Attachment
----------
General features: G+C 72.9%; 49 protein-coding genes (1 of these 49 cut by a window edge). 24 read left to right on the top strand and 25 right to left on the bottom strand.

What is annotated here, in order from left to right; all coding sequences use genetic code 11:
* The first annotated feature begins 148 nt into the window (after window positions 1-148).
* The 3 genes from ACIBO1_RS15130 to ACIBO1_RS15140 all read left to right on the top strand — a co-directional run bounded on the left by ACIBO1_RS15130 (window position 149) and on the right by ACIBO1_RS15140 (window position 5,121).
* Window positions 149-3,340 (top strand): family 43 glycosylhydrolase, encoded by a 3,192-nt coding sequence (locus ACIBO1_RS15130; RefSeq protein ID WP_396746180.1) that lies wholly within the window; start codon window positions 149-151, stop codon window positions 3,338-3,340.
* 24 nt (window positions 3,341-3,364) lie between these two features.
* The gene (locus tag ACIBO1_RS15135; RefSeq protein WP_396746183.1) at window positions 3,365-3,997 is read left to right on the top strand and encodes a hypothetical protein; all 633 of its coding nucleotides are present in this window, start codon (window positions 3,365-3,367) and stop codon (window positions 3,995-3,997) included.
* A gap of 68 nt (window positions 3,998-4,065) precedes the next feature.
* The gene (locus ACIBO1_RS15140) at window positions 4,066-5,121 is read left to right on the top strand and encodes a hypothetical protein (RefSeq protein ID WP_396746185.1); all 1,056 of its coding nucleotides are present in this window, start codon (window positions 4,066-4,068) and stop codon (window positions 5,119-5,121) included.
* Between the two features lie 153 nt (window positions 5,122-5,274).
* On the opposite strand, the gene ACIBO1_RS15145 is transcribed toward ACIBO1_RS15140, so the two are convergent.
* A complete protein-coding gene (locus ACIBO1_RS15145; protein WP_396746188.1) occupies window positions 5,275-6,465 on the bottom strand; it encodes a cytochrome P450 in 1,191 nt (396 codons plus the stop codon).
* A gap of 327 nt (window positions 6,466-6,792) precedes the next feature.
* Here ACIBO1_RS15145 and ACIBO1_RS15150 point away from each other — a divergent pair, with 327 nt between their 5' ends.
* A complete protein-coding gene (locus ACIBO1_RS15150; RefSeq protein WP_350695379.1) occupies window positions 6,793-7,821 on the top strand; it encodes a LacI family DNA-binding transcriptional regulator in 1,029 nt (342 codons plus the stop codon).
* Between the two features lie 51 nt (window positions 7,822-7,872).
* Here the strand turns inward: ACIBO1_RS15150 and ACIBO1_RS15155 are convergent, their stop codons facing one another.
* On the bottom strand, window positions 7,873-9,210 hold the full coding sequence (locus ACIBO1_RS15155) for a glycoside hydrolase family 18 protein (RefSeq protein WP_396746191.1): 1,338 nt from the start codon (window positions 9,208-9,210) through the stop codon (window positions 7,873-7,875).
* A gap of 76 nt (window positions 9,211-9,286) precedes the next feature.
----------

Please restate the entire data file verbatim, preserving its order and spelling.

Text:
General features: G+C 72.9%; 49 protein-coding genes (1 of these 49 cut by a window edge). 24 read left to right on the top strand and 25 right to left on the bottom strand.

What is annotated here, in order from left to right; all coding sequences use genetic code 11:
* The first annotated feature begins 148 nt into the window (after window positions 1-148).
* The 3 genes from ACIBO1_RS15130 to ACIBO1_RS15140 all read left to right on the top strand — a co-directional run bounded on the left by ACIBO1_RS15130 (window position 149) and on the right by ACIBO1_RS15140 (window position 5,121).
* Window positions 149-3,340 (top strand): family 43 glycosylhydrolase, encoded by a 3,192-nt coding sequence (locus ACIBO1_RS15130; RefSeq protein ID WP_396746180.1) that lies wholly within the window; start codon window positions 149-151, stop codon window positions 3,338-3,340.
* 24 nt (window positions 3,341-3,364) lie between these two features.
* The gene (locus tag ACIBO1_RS15135; RefSeq protein WP_396746183.1) at window positions 3,365-3,997 is read left to right on the top strand and encodes a hypothetical protein; all 633 of its coding nucleotides are present in this window, start codon (window positions 3,365-3,367) and stop codon (window positions 3,995-3,997) included.
* A gap of 68 nt (window positions 3,998-4,065) precedes the next feature.
* The gene (locus ACIBO1_RS15140) at window positions 4,066-5,121 is read left to right on the top strand and encodes a hypothetical protein (RefSeq protein ID WP_396746185.1); all 1,056 of its coding nucleotides are present in this window, start codon (window positions 4,066-4,068) and stop codon (window positions 5,119-5,121) included.
* Between the two features lie 153 nt (window positions 5,122-5,274).
* On the opposite strand, the gene ACIBO1_RS15145 is transcribed toward ACIBO1_RS15140, so the two are convergent.
* A complete protein-coding gene (locus ACIBO1_RS15145; protein WP_396746188.1) occupies window positions 5,275-6,465 on the bottom strand; it encodes a cytochrome P450 in 1,191 nt (396 codons plus the stop codon).
* A gap of 327 nt (window positions 6,466-6,792) precedes the next feature.
* Here ACIBO1_RS15145 and ACIBO1_RS15150 point away from each other — a divergent pair, with 327 nt between their 5' ends.
* A complete protein-coding gene (locus ACIBO1_RS15150; RefSeq protein WP_350695379.1) occupies window positions 6,793-7,821 on the top strand; it encodes a LacI family DNA-binding transcriptional regulator in 1,029 nt (342 codons plus the stop codon).
* Between the two features lie 51 nt (window positions 7,822-7,872).
* Here the strand turns inward: ACIBO1_RS15150 and ACIBO1_RS15155 are convergent, their stop codons facing one another.
* On the bottom strand, window positions 7,873-9,210 hold the full coding sequence (locus ACIBO1_RS15155) for a glycoside hydrolase family 18 protein (RefSeq protein WP_396746191.1): 1,338 nt from the start codon (window positions 9,208-9,210) through the stop codon (window positions 7,873-7,875).
* A gap of 76 nt (window positions 9,211-9,286) precedes the next feature.